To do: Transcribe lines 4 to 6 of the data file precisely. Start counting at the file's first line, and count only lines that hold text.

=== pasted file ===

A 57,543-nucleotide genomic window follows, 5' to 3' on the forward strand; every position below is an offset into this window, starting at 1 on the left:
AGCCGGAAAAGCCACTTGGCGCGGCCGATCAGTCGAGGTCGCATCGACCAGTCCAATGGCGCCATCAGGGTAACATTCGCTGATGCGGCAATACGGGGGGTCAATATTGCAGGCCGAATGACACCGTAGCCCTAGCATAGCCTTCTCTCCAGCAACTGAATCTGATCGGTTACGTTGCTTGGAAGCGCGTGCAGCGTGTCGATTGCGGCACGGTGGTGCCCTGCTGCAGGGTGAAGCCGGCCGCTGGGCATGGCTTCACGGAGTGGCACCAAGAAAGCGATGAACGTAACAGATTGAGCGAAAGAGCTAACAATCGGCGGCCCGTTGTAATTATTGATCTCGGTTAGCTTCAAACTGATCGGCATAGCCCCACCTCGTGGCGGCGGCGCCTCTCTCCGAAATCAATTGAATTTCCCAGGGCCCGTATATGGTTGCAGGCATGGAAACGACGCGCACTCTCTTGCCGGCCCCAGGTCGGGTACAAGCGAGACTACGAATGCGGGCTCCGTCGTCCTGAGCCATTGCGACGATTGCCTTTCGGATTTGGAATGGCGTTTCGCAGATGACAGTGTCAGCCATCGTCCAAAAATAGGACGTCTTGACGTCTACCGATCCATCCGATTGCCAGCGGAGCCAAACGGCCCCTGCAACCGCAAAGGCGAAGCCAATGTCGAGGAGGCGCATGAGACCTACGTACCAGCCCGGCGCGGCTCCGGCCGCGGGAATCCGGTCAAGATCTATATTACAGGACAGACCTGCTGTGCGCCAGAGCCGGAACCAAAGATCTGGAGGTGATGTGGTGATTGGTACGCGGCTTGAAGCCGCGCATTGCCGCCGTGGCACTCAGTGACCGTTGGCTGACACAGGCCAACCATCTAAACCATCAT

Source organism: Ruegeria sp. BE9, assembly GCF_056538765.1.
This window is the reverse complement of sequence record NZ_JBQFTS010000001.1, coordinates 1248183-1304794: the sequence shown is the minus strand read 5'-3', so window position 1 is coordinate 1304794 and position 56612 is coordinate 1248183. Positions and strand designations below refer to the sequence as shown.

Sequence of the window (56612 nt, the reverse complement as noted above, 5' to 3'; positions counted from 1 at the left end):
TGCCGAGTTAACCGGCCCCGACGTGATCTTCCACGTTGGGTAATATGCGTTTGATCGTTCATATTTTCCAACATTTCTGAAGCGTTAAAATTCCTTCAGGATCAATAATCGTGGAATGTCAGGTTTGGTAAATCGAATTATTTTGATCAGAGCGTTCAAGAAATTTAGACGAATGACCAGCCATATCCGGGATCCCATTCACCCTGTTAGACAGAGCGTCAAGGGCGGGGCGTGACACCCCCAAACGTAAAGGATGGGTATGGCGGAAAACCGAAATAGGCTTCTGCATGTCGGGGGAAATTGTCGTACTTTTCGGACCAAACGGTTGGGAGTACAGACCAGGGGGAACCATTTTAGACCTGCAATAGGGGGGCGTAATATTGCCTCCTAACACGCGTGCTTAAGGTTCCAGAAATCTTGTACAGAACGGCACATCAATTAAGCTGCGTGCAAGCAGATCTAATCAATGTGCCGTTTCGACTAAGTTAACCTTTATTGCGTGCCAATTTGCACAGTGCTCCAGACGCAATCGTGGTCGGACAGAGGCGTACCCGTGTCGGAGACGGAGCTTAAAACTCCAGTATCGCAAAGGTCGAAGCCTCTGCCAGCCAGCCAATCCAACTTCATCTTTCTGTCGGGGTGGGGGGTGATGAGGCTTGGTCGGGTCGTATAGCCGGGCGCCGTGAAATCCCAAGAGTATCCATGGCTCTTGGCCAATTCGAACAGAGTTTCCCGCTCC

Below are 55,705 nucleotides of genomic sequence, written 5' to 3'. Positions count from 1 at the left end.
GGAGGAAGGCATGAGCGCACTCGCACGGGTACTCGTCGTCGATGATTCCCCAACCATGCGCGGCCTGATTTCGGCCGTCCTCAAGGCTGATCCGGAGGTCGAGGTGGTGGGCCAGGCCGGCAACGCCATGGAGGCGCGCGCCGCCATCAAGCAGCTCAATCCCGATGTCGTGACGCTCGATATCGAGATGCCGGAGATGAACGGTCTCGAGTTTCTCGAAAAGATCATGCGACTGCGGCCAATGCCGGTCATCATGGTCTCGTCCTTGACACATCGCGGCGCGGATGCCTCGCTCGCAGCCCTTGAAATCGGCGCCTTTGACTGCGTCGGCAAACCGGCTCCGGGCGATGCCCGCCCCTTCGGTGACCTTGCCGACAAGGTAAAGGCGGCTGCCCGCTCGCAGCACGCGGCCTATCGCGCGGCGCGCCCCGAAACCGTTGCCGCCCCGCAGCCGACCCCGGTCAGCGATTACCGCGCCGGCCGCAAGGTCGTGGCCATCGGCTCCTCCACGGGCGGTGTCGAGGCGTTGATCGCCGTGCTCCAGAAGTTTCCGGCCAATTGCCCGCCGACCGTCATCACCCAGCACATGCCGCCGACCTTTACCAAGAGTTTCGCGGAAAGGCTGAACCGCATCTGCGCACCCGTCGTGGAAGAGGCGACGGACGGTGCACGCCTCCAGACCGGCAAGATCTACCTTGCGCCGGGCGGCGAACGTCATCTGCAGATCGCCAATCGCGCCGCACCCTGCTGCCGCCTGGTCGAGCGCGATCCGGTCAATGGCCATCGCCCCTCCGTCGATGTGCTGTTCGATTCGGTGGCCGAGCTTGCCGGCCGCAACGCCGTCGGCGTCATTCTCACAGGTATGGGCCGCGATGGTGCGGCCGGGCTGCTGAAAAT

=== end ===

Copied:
This window is the reverse complement of sequence record NZ_JBQFTS010000001.1, coordinates 1248183-1304794: the sequence shown is the minus strand read 5'-3', so window position 1 is coordinate 1304794 and position 56612 is coordinate 1248183. Positions and strand designations below refer to the sequence as shown.

Sequence of the window (56612 nt, the reverse complement as noted above, 5' to 3'; positions counted from 1 at the left end):
TGCCGAGTTAACCGGCCCCGACGTGATCTTCCACGTTGGGTAATATGCGTTTGATCGTTCATATTTTCCAACATTTCTGAAGCGTTAAAATTCCTTCAGGATCAATAATCGTGGAATGTCAGGTTTGGTAAATCGAATTATTTTGATCAGAGCGTTCAAGAAATTTAGACGAATGACCAGCCATATCCGGGATCCCATTCACCCTGTTAGACAGAGCGTCAAGGGCGGGGCGTGACACCCCCAAACGTAAAGGATGGGTATGGCGGAAAACCGAAATAGGCTTCTGCATGTCGGGGGAAATTGTCGTACTTTTCGGACCAAACGGTTGGGAGTACAGACCAGGGGGAACCATTTTAGACCTGCAATAGGGGGGCGTAATATTGCCTCCTAACACGCGTGCTTAAGGTTCCAGAAATCTTGTACAGAACGGCACATCAATTAAGCTGCGTGCAAGCAGATCTAATCAATGTGCCGTTTCGACTAAGTTAACCTTTATTGCGTGCCAATTTGCACAGTGCTCCAGACGCAATCGTGGTCGGACAGAGGCGTACCCGTGTCGGAGACGGAGCTTAAAACTCCAGTATCGCAAAGGTCGAAGCCTCTGCCAGCCAGCCAATCCAACTTCATCTTTCTGTCGGGGTGGGGGGTGATGAGGCTTGGTCGGGTCGTATAGCCGGGCGCCGTGAAATCCCAAGAGTATCCATGGCTCTTGGCCAATTCGAACAGAGTTTCCCGCTCC